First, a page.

2016 began with a bang (in a bad way) — with the stock market falling in a hurry. In fact, it was the worst 10 day start to a calendar year in history. From the beginning of the year to January 15th, the U.S. stock market (as measured by the S&P 500 Index) had dropped over 8%.  The S&P 500 hit its low for 2016 on February 11th, 6 closing at 1829.08, a decline in excess of 10.5% for the year.

But just as swiftly as the market fell, it recovered with even more resilience and speed. It may be hard to believe, but now in mid-August, the U.S. stock market has been fluctuating around all-time highs. In fact, all three of the major U.S indexes, the Dow Jones Industrial Average, S&P 500 Index, and the NASDAQ, all hit record highs simultaneously on August 15, 2016. The last time all three indexes reached new highs at the same time was back in 1999.

The chart below presents the year-to-date performance of the S&P 500 Index (which tracks the largest U.S. stocks) through August 15, 2016. 

S&P 500 Jan-Aug 2016

www.money.cnn.com

So what is an investor to do when the markets hit new highs?

Rebalance your portfolio

As stocks have increased in value, you may find your portfolio a bit out of whack. A portfolio that consisted of 60% stocks and 40% bonds a couple years ago, may very well consist of 70% stocks and 30% bonds today. Rebalancing can help realign your holdings. Much like you check a carton of eggs for cracks in the store before you buy them — you need to lift open the carton on your portfolio and check for any cracks or changes. 

Rebalancing your portfolio to a pre-established asset allocation target will involve trimming your winners and buying some asset classes that haven’t performed as well. It is a disciplined way to sell high and buy low.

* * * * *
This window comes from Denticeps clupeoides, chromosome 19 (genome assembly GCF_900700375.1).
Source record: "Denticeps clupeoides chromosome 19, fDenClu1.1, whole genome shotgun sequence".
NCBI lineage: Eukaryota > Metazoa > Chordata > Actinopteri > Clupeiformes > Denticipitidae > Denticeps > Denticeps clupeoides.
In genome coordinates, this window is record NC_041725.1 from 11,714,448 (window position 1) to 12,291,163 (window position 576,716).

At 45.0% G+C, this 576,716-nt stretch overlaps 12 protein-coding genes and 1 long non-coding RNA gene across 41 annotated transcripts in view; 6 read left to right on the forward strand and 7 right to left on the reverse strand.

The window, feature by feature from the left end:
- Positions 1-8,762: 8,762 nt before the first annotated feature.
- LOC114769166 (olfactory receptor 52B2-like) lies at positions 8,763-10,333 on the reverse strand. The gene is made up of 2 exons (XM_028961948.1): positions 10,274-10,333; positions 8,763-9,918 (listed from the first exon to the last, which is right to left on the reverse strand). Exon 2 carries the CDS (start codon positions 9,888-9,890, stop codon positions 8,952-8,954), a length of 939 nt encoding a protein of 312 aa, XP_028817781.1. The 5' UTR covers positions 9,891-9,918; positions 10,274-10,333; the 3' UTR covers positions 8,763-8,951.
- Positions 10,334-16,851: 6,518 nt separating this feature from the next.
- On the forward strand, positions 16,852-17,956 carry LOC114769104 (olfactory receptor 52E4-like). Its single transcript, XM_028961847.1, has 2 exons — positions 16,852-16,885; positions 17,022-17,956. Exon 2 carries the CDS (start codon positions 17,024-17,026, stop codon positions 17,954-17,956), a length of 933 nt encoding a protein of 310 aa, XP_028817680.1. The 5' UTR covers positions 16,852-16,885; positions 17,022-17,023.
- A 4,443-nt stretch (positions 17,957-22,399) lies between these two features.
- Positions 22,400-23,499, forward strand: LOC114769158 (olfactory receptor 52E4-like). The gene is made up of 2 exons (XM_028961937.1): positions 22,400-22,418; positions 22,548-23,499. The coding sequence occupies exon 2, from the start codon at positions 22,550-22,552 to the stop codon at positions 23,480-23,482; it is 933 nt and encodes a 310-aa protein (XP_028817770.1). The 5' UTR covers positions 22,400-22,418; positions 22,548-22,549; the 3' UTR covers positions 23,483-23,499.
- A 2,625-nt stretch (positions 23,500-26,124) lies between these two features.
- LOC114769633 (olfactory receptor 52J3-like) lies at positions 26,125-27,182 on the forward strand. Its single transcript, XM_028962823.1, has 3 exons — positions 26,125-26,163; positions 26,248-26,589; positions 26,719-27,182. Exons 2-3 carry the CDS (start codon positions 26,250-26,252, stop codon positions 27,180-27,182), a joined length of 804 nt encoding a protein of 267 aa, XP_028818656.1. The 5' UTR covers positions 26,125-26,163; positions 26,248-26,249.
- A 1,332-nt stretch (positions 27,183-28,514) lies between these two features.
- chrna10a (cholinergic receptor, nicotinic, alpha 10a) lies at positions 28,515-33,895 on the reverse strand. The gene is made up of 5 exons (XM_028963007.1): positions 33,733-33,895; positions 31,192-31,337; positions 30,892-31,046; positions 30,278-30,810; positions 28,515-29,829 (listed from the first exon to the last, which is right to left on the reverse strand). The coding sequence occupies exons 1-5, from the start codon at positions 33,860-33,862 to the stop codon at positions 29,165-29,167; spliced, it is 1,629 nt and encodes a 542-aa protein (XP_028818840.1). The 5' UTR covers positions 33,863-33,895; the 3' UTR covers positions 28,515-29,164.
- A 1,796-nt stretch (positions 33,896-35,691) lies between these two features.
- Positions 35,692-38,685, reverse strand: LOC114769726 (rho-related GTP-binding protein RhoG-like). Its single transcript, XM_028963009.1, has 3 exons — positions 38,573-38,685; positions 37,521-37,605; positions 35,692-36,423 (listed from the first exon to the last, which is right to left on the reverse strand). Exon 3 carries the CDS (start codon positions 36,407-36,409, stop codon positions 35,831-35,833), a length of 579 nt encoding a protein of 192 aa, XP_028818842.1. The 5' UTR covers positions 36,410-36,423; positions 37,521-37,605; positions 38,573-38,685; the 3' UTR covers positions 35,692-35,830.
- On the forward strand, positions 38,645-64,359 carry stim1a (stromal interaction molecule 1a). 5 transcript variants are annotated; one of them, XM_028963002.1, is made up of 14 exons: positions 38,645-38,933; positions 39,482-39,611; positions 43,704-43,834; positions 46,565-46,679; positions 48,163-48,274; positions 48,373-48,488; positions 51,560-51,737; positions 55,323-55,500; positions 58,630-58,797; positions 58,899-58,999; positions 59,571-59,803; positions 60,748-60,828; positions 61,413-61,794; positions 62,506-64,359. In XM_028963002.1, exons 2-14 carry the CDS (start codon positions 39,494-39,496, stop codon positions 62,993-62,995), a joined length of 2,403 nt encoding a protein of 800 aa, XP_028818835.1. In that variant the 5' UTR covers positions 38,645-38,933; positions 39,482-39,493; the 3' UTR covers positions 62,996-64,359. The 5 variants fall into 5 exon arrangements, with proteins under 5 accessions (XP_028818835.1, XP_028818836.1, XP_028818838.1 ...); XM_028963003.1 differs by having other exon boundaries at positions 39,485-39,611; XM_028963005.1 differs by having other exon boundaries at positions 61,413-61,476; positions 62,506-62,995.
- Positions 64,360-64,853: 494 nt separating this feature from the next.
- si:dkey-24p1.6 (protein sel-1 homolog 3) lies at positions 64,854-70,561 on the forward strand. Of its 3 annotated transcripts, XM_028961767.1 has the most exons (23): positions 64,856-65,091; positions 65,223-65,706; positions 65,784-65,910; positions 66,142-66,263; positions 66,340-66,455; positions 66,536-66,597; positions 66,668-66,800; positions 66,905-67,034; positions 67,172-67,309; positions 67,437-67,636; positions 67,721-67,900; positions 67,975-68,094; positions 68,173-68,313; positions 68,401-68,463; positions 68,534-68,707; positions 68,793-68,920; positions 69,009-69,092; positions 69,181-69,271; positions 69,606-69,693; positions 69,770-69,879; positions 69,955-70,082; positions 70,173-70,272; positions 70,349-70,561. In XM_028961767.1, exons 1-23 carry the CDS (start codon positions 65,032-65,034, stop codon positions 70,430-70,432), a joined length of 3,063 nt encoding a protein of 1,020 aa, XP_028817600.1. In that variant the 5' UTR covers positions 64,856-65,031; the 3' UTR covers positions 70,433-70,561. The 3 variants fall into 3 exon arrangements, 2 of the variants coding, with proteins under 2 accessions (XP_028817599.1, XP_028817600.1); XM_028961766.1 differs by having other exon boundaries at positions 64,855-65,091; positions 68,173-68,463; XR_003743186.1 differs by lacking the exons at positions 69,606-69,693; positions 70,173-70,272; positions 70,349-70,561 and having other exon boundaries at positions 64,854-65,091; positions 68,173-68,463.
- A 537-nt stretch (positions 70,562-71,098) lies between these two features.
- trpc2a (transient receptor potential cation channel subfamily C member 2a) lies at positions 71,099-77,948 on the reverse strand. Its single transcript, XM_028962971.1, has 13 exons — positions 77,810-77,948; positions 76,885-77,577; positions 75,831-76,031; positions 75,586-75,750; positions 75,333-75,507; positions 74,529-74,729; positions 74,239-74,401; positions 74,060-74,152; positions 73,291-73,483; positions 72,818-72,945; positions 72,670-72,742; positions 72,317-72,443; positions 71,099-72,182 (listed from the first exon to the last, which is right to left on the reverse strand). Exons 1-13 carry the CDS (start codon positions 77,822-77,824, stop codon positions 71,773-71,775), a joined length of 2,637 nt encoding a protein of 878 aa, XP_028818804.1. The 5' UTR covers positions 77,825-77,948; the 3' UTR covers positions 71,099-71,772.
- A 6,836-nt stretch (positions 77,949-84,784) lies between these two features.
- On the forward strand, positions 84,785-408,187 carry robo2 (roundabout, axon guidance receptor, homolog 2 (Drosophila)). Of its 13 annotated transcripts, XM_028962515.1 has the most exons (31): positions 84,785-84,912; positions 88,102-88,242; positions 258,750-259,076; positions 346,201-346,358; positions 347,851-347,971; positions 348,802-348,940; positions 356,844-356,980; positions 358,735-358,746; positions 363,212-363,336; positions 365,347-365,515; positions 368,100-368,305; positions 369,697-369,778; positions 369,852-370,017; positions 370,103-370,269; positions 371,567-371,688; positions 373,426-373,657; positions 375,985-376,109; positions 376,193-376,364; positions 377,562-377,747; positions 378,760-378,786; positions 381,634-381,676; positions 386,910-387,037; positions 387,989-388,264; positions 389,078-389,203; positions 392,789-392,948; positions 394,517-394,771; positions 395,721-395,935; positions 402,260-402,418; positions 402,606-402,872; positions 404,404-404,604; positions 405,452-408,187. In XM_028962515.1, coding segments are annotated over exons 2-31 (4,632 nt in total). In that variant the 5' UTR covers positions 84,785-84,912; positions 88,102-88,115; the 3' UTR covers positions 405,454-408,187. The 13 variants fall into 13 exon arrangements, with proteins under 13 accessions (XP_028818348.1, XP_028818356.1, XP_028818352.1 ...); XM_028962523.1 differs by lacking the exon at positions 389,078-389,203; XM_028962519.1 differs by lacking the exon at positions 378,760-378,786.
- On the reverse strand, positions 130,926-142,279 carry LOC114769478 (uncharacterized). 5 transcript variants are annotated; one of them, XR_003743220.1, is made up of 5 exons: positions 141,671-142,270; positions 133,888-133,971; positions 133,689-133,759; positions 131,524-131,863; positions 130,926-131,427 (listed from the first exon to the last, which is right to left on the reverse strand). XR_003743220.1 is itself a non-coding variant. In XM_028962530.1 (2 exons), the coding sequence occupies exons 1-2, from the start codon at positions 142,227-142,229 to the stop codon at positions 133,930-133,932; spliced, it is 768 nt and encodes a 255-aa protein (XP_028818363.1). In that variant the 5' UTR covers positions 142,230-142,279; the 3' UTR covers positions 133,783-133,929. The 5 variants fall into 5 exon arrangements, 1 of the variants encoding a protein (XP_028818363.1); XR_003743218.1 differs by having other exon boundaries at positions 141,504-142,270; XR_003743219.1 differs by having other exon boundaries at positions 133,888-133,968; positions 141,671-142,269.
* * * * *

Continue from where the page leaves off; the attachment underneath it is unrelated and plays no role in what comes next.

Manage risk

When the market is “on the escalator up” it’s easy to forget that the market can also fall in an instant. Don’t let your emotions trick you into taking on more risk just because the recent stock market performance has been favorable.

Stick to your long term plan, even though it may be tempting to chase good short-term performance.

Remain diversified

Although the U.S stock market is at an all-time high, international markets are not. It is important to stay diversified and to not become an investing homebody. Oftentimes the world markets are a seesaw — with one side up and one side lower.

Don’t panic

Many investors seem to panic more when the market is at a high than when the market is at a low. The “should I just go to cash now” question can begin to creep into our heads.

Keep in mind the stock market regularly hits all-time highs. In fact, between 1983 and 1999, the Dow Jones Industrial Average, S&P 500 Index, and NASDAQ indexes hit all-time highs at the same time 148 times. This is not uncharted territory.

Attempting to time the market is extremely tough to do, and those who try it often find themselves in financial pain.

Appreciate the appreciation

If charitable giving is a goal of yours, take a look at any appreciated securities in your portfolio to accomplish your giving plans. Gifting highly appreciated securities may be a good way to support your favorite charity while receiving a higher tax benefit in the process. Not only do you receive a potential tax deduction for the stock you gift (if you itemize your taxes), but you also forego paying any capital gains taxes on the appreciation of the gifted stock.

Market highs can be great for your portfolio, but as you can see from the examples above, market highs also remind us that thoughtful planning and disciplined action are required for long-term success.